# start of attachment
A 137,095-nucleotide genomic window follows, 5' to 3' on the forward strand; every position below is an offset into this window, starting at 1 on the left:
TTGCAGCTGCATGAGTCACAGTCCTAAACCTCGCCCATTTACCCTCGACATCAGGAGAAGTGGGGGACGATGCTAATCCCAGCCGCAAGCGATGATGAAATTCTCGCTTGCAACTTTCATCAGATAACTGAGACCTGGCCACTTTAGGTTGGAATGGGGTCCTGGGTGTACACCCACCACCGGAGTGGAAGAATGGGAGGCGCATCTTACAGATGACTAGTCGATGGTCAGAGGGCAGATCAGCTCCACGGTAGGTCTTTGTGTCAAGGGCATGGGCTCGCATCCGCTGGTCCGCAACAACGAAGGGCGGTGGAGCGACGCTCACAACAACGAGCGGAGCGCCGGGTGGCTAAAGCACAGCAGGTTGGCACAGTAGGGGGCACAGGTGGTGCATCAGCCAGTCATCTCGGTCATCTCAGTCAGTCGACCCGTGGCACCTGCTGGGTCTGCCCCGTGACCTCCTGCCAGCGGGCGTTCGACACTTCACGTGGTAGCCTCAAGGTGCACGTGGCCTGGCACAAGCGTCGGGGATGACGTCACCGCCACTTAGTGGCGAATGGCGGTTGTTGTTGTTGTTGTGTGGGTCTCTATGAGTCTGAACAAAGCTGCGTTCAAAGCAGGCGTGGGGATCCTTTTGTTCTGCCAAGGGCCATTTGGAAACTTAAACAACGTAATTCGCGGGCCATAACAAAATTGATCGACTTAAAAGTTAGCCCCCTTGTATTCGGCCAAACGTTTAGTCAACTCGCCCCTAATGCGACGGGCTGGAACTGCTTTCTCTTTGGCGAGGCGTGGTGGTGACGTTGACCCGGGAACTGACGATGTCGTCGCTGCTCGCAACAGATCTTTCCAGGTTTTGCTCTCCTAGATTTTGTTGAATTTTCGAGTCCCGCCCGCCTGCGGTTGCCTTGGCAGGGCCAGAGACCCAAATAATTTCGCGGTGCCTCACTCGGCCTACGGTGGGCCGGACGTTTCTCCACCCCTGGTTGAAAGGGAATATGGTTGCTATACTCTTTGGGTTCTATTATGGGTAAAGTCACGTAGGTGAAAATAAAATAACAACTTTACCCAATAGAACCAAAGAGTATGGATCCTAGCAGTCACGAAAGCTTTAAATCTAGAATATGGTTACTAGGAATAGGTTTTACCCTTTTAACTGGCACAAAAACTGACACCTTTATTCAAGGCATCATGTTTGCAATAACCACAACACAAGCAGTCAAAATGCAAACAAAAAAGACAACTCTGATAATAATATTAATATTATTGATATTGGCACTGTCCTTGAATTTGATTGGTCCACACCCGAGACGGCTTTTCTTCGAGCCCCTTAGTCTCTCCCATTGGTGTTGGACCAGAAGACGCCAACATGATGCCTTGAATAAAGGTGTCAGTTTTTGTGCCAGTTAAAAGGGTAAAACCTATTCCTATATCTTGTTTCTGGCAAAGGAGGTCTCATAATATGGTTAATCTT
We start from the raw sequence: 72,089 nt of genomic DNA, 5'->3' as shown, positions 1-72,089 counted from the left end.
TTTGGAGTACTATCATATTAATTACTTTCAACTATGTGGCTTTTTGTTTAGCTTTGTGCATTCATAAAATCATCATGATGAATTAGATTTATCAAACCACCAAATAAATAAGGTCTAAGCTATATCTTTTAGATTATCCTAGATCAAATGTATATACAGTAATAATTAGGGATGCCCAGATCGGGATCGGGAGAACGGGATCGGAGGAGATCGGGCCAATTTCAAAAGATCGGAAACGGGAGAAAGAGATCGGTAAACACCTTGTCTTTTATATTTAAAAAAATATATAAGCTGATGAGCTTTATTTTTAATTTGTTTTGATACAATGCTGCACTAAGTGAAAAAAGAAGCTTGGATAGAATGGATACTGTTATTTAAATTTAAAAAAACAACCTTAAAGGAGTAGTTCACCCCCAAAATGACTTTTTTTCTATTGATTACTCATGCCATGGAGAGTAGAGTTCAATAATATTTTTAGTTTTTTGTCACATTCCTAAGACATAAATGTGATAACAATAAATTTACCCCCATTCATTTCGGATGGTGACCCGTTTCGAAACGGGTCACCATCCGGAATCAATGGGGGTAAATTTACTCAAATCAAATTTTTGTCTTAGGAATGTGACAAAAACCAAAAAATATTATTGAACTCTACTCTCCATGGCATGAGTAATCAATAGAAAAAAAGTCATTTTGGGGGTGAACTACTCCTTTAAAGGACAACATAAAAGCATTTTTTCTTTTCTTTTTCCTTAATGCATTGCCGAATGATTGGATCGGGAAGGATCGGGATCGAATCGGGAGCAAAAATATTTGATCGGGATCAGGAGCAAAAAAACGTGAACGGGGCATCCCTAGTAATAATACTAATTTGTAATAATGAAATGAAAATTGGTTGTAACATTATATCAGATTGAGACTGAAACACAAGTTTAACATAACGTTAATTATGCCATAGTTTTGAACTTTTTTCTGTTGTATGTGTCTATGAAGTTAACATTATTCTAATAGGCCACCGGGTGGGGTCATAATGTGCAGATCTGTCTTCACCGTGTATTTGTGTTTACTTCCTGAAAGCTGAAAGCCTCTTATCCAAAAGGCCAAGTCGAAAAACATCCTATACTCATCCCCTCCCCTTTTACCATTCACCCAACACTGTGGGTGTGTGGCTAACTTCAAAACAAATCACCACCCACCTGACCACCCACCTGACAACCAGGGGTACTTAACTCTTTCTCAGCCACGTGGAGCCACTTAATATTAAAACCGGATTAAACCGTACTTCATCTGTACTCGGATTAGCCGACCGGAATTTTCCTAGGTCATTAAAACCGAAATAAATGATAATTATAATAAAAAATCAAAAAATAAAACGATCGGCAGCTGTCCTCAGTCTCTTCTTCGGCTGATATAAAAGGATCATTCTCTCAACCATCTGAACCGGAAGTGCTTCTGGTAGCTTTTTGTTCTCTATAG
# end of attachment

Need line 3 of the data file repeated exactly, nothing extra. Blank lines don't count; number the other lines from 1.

We start from the raw sequence: 72,089 nt of genomic DNA, 5'->3' as shown, positions 1-72,089 counted from the left end.